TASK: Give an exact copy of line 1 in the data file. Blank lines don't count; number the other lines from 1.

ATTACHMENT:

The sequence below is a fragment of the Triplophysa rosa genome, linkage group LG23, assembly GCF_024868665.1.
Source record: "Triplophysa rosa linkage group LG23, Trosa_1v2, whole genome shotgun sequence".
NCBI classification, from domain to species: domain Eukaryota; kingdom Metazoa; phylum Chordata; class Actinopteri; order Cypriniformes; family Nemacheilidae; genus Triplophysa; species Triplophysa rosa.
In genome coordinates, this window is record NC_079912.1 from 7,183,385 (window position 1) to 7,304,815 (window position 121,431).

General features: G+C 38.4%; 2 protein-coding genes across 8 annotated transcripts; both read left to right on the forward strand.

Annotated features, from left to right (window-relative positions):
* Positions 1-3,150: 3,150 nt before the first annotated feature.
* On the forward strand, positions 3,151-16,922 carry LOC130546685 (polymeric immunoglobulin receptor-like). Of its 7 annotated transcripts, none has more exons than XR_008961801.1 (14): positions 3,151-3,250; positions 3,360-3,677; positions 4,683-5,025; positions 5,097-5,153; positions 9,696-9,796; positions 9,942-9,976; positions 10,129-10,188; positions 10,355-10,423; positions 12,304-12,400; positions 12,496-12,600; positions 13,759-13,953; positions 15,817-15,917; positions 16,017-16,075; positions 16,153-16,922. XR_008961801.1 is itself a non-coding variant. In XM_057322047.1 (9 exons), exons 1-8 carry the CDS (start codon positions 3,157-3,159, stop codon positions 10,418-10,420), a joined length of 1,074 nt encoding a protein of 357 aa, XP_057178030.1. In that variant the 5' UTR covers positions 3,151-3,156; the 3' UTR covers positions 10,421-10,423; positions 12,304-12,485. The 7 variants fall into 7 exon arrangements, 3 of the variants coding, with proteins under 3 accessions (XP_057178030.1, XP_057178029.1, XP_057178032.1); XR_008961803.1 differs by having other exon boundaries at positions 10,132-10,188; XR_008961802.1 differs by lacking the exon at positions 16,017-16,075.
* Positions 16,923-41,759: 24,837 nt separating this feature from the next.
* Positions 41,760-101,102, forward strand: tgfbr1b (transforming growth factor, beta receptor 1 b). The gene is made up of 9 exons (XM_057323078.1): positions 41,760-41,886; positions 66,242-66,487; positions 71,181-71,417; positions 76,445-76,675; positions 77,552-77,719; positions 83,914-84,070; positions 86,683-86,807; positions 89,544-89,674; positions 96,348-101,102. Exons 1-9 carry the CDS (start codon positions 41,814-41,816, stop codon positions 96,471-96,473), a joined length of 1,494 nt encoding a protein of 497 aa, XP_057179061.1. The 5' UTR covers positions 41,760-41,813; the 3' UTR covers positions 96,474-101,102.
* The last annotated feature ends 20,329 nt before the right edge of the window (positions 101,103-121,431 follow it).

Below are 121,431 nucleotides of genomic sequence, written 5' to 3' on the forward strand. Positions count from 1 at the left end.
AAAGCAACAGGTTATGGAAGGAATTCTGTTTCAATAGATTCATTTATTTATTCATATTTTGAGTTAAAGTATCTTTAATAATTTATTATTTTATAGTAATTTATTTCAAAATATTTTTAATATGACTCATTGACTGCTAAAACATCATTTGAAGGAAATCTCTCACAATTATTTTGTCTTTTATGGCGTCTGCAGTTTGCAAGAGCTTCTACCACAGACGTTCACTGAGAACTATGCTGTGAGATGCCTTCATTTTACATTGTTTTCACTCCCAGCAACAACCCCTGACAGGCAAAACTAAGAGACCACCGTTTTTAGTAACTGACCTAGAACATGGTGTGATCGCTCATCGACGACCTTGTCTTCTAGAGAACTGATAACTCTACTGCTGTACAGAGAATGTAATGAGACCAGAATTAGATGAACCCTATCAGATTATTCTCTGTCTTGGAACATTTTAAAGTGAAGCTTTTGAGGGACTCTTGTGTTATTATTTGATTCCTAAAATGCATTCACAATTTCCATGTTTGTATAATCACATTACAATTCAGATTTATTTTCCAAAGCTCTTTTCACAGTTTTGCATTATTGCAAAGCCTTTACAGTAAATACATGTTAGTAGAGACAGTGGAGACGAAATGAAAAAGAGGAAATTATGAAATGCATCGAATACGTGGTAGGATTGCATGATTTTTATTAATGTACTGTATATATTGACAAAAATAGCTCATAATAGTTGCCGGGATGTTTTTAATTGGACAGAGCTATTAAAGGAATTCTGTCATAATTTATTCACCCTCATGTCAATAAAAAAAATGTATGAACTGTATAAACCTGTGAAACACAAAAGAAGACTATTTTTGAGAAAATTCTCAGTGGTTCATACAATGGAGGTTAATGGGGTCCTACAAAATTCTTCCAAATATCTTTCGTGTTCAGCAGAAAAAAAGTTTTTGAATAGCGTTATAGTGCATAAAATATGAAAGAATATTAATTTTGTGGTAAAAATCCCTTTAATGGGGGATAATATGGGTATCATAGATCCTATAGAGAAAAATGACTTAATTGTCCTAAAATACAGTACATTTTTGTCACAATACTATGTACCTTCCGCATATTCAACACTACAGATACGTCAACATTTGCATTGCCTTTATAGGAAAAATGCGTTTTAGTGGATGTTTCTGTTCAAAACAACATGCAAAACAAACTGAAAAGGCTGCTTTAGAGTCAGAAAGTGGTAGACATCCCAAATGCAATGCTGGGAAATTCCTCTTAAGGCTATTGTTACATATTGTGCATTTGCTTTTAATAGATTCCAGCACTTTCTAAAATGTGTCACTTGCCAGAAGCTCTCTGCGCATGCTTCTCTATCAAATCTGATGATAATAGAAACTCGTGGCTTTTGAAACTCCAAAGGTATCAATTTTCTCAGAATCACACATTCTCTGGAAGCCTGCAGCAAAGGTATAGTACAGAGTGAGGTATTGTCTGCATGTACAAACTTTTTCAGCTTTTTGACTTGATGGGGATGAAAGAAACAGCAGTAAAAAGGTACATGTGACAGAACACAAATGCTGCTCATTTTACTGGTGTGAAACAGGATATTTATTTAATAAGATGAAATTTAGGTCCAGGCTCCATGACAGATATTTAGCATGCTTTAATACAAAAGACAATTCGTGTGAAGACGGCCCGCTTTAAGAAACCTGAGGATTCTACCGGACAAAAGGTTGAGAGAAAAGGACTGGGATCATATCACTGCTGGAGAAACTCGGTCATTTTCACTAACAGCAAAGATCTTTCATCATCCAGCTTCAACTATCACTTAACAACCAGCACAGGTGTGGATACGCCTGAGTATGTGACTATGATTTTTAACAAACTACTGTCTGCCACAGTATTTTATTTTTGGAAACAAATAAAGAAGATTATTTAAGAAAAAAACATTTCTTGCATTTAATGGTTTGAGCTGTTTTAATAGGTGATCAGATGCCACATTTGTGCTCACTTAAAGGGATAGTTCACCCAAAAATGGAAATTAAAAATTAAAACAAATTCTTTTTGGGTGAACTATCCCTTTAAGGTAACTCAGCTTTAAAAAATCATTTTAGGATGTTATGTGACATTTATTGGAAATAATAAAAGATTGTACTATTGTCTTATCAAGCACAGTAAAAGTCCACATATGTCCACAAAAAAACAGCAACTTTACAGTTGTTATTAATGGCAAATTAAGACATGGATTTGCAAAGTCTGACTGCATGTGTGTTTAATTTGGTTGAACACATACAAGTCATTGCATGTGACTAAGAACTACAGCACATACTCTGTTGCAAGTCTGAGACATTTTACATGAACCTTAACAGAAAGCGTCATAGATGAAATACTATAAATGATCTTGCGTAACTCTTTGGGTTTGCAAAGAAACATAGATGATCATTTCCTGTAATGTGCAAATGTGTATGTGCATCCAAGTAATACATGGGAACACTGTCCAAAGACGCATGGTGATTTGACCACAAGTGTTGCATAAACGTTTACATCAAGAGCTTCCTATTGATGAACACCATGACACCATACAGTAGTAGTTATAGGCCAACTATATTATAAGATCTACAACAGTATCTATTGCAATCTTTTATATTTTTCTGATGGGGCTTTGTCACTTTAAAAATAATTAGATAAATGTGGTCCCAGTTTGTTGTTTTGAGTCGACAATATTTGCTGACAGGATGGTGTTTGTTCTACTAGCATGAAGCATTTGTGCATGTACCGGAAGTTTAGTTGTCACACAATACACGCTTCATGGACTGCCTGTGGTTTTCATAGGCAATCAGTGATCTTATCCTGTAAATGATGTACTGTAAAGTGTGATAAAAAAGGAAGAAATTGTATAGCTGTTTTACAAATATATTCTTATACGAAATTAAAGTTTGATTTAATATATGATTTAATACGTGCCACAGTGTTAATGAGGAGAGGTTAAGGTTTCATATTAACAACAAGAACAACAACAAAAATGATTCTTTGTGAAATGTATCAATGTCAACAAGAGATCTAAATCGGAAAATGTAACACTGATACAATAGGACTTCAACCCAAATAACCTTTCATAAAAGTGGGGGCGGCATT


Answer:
The sequence below is a fragment of the Triplophysa rosa genome, linkage group LG23, assembly GCF_024868665.1.